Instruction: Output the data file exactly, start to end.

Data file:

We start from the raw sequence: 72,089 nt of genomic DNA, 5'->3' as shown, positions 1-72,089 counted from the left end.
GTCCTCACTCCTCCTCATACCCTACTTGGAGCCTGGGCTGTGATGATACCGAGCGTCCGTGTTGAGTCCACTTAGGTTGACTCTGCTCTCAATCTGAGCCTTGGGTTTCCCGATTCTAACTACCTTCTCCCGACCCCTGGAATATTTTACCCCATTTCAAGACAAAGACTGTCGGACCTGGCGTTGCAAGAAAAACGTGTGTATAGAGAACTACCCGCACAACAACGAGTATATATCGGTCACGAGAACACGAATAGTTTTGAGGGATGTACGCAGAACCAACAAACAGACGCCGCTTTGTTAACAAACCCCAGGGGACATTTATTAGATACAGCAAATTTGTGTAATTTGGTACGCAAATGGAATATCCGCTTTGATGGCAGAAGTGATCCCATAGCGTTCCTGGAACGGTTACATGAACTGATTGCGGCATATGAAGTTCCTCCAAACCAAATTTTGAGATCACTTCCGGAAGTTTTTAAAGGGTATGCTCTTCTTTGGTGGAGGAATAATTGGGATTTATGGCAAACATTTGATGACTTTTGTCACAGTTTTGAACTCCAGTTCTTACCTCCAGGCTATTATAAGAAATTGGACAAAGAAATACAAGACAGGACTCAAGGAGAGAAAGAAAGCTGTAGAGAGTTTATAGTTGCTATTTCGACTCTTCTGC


We start from the raw sequence: 72,089 nt of genomic DNA, 5'->3' as shown, positions 1-72,089 counted from the left end.
GTCCTCACTCCTCCTCATACCCTACTTGGAGCCTGGGCTGTGATGATACCGAGCGTCCGTGTTGAGTCCACTTAGGTTGACTCTGCTCTCAATCTGAGCCTTGGGTTTCCCGATTCTAACTACCTTCTCCCGACCCCTGGAATATTTTACCCCATTTCAAGACAAAGACTGTCGGACCTGGCGTTGCAAGAAAAACGTGTGTATAGAGAACTACCCGCACAACAACGAGTATATATCGGTCACGAGAACACGAATAGTTTTGAGGGATGTACGCAGAACCAACAAACAGACGCCGCTTTGTTAACAAACCCCAGGGGACATTTATTAGATACAGCAAATTTGTGTAATTTGGTACGCAAATGGAATATCCGCTTTGATGGCAGAAGTGATCCCATAGCGTTCCTGGAACGGTTACATGAACTGATTGCGGCATATGAAGTTCCTCCAAACCAAATTTTGAGATCACTTCCGGAAGTTTTTAAAGGGTATGCTCTTCTTTGGTGGAGGAATAATTGGGATTTATGGCAAACATTTGATGACTTTTGTCACAGTTTTGAACTCCAGTTCTTACCTCCAGGCTATTATAAGAAATTGGACAAAGAAATACAAGACAGGACTCAAGGAGAGAAAGAAAGCTGTAGAGAGTTTATAGTTGCTATTTCGACTCTTCTGC